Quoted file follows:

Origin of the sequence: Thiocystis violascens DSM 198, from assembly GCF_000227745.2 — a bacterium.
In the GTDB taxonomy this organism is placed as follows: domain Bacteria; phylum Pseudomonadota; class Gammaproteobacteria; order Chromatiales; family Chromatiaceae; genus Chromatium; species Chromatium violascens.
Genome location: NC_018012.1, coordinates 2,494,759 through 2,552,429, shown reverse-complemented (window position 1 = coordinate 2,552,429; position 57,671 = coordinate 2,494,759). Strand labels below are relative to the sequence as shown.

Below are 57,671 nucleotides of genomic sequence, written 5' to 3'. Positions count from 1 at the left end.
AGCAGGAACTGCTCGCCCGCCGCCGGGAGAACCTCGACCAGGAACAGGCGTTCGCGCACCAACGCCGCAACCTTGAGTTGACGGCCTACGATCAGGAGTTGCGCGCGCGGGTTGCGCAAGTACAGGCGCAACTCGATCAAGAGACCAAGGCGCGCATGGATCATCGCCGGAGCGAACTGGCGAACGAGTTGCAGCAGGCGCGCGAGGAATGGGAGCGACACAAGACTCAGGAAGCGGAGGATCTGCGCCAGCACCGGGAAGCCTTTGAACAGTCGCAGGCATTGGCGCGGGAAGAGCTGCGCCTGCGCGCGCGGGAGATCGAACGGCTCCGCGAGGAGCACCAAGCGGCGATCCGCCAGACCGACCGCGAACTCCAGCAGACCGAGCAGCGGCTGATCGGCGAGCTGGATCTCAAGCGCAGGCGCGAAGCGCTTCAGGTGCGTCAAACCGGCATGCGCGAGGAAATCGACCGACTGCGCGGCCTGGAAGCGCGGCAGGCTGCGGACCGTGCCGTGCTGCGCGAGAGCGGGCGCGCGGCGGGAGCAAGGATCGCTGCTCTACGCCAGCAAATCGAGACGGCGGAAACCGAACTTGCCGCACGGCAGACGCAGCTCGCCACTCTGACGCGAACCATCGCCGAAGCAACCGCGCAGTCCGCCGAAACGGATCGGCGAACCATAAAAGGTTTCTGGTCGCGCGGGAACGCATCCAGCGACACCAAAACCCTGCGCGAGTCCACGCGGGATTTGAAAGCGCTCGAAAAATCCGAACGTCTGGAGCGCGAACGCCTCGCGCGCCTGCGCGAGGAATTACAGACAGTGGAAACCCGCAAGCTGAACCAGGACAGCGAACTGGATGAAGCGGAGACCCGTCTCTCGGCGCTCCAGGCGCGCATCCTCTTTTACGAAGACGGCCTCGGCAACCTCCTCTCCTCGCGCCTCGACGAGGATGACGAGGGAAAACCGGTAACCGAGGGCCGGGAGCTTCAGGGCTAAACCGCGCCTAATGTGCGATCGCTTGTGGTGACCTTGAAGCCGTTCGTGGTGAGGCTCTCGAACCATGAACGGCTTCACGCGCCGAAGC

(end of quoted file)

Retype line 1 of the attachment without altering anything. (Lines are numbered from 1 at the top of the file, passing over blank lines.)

Origin of the sequence: Thiocystis violascens DSM 198, from assembly GCF_000227745.2 — a bacterium.